Thursday, September 01, 2005

Two Months in Review

Two months have come and gone in what feels... just like two months. I've been thinking about what I'd write in this post for the last few days. I've been thinking about what I'm doing here and how I feel about what I'm doing here since I arrived here two months ago.

I'm neither happy nor sad at this point, and if you ask my kids, those are one of four emotional states we humans experience, including angry and surprised. Forget lonely, bored, disappointed, excited, amazed, or whatever else there is.

Why am I not happy? I feel like I've reached the top of the stairs, if I can describe it this way. The first month was a huge learning curve of getting accustomed to life and work and food and everything surrounding me. Now I find myself in a dull routine. I go to work, I walk the same route. I teach the kids in the same ways. The weekends come and go with surprising speed and I do the same things. WA bar Friday night, Seoul Saturday, frisbee or not Sunday. That's it. That's my life. I work, I eat, I sleep. Sometimes I read. Sometimes I watch a movie. Often I use the internet. And there's not much else. Food doesn't surprise me. The language barrier is manageable. My neighbourhood doesn't change.

What did I come here for? I came for newness and excitement and self discovery. I can say that I've discovered the adaptability of human beings. Two months pass and nothing surprises me anymore. I am me whether I'm in Canada or Korea, and that me likes to sleep and doesn't really like to work.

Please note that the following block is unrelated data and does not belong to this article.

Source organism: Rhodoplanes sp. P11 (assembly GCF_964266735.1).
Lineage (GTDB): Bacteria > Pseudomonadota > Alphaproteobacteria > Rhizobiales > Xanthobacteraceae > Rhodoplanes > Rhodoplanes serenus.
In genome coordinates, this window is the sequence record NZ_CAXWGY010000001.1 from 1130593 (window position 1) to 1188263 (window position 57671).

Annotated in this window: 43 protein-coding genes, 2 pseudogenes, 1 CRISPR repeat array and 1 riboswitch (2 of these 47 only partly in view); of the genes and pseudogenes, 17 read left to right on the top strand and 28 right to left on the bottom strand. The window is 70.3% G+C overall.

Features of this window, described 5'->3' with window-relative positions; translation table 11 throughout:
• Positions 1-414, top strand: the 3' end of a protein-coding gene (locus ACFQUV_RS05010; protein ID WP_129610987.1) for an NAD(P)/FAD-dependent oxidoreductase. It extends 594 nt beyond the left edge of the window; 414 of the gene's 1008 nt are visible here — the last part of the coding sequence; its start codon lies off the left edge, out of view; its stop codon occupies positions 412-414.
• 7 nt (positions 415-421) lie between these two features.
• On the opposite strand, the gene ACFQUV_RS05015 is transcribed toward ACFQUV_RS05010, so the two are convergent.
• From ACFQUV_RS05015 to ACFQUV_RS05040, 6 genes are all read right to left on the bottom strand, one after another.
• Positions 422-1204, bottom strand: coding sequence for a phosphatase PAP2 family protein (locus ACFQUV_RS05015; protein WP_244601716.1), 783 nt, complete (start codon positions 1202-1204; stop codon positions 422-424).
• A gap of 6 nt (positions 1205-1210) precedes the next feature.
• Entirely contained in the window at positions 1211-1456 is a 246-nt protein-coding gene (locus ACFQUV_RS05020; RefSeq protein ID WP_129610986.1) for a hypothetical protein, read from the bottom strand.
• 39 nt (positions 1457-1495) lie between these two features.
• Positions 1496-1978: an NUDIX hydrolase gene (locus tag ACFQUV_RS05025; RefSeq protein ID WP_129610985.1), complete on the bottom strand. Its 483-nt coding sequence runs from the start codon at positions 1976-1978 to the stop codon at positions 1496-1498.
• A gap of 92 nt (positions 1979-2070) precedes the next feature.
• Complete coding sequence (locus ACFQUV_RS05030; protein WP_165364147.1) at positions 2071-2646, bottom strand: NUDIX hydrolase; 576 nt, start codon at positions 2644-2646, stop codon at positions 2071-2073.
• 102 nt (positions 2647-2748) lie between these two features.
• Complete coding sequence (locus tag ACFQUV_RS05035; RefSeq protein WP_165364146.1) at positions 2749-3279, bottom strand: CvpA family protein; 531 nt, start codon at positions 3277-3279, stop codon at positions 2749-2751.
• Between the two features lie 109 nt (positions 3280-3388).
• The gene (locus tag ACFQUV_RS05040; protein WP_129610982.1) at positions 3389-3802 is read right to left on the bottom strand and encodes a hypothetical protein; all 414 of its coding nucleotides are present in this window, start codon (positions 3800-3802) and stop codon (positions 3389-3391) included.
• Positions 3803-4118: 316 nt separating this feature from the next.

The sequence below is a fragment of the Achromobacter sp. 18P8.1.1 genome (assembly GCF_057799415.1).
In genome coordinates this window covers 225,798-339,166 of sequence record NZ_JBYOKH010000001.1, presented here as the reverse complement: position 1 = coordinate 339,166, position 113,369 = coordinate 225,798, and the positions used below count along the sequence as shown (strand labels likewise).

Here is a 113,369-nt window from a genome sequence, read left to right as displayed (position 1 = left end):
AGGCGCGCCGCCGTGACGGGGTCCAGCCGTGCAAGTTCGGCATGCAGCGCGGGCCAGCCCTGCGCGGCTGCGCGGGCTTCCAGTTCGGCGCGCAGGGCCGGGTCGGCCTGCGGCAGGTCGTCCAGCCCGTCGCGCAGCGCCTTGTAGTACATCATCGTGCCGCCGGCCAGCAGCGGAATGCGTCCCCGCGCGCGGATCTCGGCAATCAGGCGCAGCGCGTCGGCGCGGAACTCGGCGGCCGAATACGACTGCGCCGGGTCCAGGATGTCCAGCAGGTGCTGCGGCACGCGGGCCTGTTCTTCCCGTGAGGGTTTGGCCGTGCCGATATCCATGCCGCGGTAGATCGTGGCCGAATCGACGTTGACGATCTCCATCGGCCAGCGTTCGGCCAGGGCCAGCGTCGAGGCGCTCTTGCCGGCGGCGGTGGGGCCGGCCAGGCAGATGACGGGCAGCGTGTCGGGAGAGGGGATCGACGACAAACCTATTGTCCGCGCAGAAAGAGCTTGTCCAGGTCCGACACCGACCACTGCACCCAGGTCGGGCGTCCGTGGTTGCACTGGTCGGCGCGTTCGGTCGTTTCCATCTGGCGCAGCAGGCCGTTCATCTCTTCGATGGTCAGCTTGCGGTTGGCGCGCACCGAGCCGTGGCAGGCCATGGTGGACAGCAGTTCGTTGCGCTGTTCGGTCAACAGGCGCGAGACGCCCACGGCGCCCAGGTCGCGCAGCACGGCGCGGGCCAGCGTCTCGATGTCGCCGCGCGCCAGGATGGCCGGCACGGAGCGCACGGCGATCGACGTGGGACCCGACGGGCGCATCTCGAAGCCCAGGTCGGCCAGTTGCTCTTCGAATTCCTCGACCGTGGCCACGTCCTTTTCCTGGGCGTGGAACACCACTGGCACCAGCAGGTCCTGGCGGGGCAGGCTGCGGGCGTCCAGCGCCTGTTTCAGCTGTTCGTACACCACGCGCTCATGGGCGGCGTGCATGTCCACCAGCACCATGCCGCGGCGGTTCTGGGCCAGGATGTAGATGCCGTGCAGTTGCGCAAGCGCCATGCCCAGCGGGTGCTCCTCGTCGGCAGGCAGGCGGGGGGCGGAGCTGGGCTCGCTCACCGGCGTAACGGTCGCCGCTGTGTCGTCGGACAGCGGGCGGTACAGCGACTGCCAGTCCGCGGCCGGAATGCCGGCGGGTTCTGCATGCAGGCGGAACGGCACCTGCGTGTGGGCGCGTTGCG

There are other more noteworthy things too. I'm a more social person over here than I am at home. My inhibitions regarding meeting people have diminished while D'Arcy's seem to have escalated; something kind of strange since she's usually the more outgoing of the two of us. My feeling is that there's a limited number of people here that I can communicate with. At university I was surrounded by people, classmates, teachers, and friends that I could interact with. Here I spend my time with five year olds who don't have English skills and my seven coworkers. Come Friday I'm itching to talk and watch.

My plan for now is to pick things up. I want to add more to my life so there's something going on besides school and sleep. Maybe swimming could fill that role. Or some kind of course (Korean? Taekwondo?) I just feel as though I have no time or energy for extra things, but I'll have to get around that.

I'm happy because I'm learning things slowly. I've discovered that I do like children and, believe it or not, they like me too. Wow. That's all I can think of about why I'm happy.

When I was a teenager I kept a diary and I often wrote "I'm not as sad as I sound". What was I doing? Protecting my own image from some non-existant future reader? I feel like writing that here, to real readers, friends and strangers. I can protect myself by saying I don't feel sad exactly. I don't feel disappointed exactly. I wish I could explain better.

I've discovered that you can't depend on places or people to offer up happiness on a platter. You have to get it for yourself.

4 Comments:

At September 01, 2005 10:21 AM , Anonymous steve said...

I agree with your last sentence, although it is a very difficult skill to learn... (If this was some cheesy teen movie, someone(usually some average guy) would start slow clapping, and people may or may not clap along, depending on whether the director wants to squeeze out one more cheap laughter.)

 
At September 01, 2005 3:06 PM , Anonymous steve said...

Just wanted to add that, seriously, what you just said in the last sentence may be the "meaning of life" or what we are here for...

 
At September 01, 2005 9:42 PM , Anonymous Anonymous said...

I agree with Steve. Your last sentence sums up one of the important lessons in life and if you have learned this in two months, you have made a very important discovery to live by. Who is Steve? Smart guy. Mom

 
At September 02, 2005 6:15 PM , Anonymous steve said...

Oh, I am just a random reader, Korean-New Zealander educated in England currently living in the USA. Pretty uncomplicated really. :-)

The post just resonated with me so I couldn't help writing a comment...

 

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